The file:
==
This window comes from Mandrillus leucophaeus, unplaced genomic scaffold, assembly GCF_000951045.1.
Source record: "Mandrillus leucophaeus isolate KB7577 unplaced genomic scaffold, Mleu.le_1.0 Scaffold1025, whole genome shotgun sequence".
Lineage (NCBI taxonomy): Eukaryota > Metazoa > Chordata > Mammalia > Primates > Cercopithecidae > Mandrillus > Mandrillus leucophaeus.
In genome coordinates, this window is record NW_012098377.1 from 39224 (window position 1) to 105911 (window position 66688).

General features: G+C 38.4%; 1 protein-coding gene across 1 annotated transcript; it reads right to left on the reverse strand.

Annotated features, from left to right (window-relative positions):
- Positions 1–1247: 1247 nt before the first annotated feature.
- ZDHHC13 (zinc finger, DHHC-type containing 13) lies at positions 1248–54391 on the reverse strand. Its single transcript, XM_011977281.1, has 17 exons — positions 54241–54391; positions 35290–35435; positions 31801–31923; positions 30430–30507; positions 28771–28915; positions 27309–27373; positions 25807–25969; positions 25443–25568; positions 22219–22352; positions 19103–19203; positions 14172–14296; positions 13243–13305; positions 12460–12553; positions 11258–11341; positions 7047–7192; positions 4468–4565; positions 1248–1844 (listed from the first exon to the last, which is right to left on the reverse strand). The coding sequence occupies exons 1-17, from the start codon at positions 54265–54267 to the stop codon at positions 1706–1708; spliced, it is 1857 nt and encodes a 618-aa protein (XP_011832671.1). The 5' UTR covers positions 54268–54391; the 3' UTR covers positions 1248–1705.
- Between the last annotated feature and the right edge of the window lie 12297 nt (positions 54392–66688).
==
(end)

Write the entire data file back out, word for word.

This window comes from Mandrillus leucophaeus, unplaced genomic scaffold, assembly GCF_000951045.1.
Source record: "Mandrillus leucophaeus isolate KB7577 unplaced genomic scaffold, Mleu.le_1.0 Scaffold1025, whole genome shotgun sequence".
Lineage (NCBI taxonomy): Eukaryota > Metazoa > Chordata > Mammalia > Primates > Cercopithecidae > Mandrillus > Mandrillus leucophaeus.
In genome coordinates, this window is record NW_012098377.1 from 39224 (window position 1) to 105911 (window position 66688).

General features: G+C 38.4%; 1 protein-coding gene across 1 annotated transcript; it reads right to left on the reverse strand.

Annotated features, from left to right (window-relative positions):
- Positions 1–1247: 1247 nt before the first annotated feature.
- ZDHHC13 (zinc finger, DHHC-type containing 13) lies at positions 1248–54391 on the reverse strand. Its single transcript, XM_011977281.1, has 17 exons — positions 54241–54391; positions 35290–35435; positions 31801–31923; positions 30430–30507; positions 28771–28915; positions 27309–27373; positions 25807–25969; positions 25443–25568; positions 22219–22352; positions 19103–19203; positions 14172–14296; positions 13243–13305; positions 12460–12553; positions 11258–11341; positions 7047–7192; positions 4468–4565; positions 1248–1844 (listed from the first exon to the last, which is right to left on the reverse strand). The coding sequence occupies exons 1-17, from the start codon at positions 54265–54267 to the stop codon at positions 1706–1708; spliced, it is 1857 nt and encodes a 618-aa protein (XP_011832671.1). The 5' UTR covers positions 54268–54391; the 3' UTR covers positions 1248–1705.
- Between the last annotated feature and the right edge of the window lie 12297 nt (positions 54392–66688).